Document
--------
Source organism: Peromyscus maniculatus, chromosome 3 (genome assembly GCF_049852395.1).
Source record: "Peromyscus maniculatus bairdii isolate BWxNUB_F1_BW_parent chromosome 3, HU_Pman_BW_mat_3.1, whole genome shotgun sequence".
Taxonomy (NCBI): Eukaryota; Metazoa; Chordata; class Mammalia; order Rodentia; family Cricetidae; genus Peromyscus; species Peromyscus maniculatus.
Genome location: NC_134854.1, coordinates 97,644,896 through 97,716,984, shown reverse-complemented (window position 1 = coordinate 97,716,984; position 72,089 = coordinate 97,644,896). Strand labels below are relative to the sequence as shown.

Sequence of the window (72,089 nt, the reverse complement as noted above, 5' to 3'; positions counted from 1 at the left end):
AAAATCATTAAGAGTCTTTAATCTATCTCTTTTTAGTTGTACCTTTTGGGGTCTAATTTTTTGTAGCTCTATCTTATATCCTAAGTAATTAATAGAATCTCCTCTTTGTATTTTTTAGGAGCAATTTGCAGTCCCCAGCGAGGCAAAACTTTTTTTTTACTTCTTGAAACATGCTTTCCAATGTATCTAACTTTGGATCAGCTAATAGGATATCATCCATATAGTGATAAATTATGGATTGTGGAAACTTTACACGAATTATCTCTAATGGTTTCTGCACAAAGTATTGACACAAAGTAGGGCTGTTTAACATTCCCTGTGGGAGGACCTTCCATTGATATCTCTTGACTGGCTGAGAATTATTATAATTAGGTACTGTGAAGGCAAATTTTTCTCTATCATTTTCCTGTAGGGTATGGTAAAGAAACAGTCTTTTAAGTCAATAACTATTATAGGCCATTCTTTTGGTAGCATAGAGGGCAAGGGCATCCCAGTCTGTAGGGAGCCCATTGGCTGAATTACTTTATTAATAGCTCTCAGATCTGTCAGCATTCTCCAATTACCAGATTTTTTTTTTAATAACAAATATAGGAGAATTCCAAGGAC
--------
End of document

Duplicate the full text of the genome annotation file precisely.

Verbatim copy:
Source organism: Peromyscus maniculatus, chromosome 3 (genome assembly GCF_049852395.1).
Source record: "Peromyscus maniculatus bairdii isolate BWxNUB_F1_BW_parent chromosome 3, HU_Pman_BW_mat_3.1, whole genome shotgun sequence".
Taxonomy (NCBI): Eukaryota; Metazoa; Chordata; class Mammalia; order Rodentia; family Cricetidae; genus Peromyscus; species Peromyscus maniculatus.
Genome location: NC_134854.1, coordinates 97,644,896 through 97,716,984, shown reverse-complemented (window position 1 = coordinate 97,716,984; position 72,089 = coordinate 97,644,896). Strand labels below are relative to the sequence as shown.

Sequence of the window (72,089 nt, the reverse complement as noted above, 5' to 3'; positions counted from 1 at the left end):
AAAATCATTAAGAGTCTTTAATCTATCTCTTTTTAGTTGTACCTTTTGGGGTCTAATTTTTTGTAGCTCTATCTTATATCCTAAGTAATTAATAGAATCTCCTCTTTGTATTTTTTAGGAGCAATTTGCAGTCCCCAGCGAGGCAAAACTTTTTTTTTACTTCTTGAAACATGCTTTCCAATGTATCTAACTTTGGATCAGCTAATAGGATATCATCCATATAGTGATAAATTATGGATTGTGGAAACTTTACACGAATTATCTCTAATGGTTTCTGCACAAAGTATTGACACAAAGTAGGGCTGTTTAACATTCCCTGTGGGAGGACCTTCCATTGATATCTCTTGACTGGCTGAGAATTATTATAATTAGGTACTGTGAAGGCAAATTTTTCTCTATCATTTTCCTGTAGGGTATGGTAAAGAAACAGTCTTTTAAGTCAATAACTATTATAGGCCATTCTTTTGGTAGCATAGAGGGCAAGGGCATCCCAGTCTGTAGGGAGCCCATTGGCTGAATTACTTTATTAATAGCTCTCAGATCTGTCAGCATTCTCCAATTACCAGATTTTTTTTTTAATAACAAATATAGGAGAATTCCAAGGAC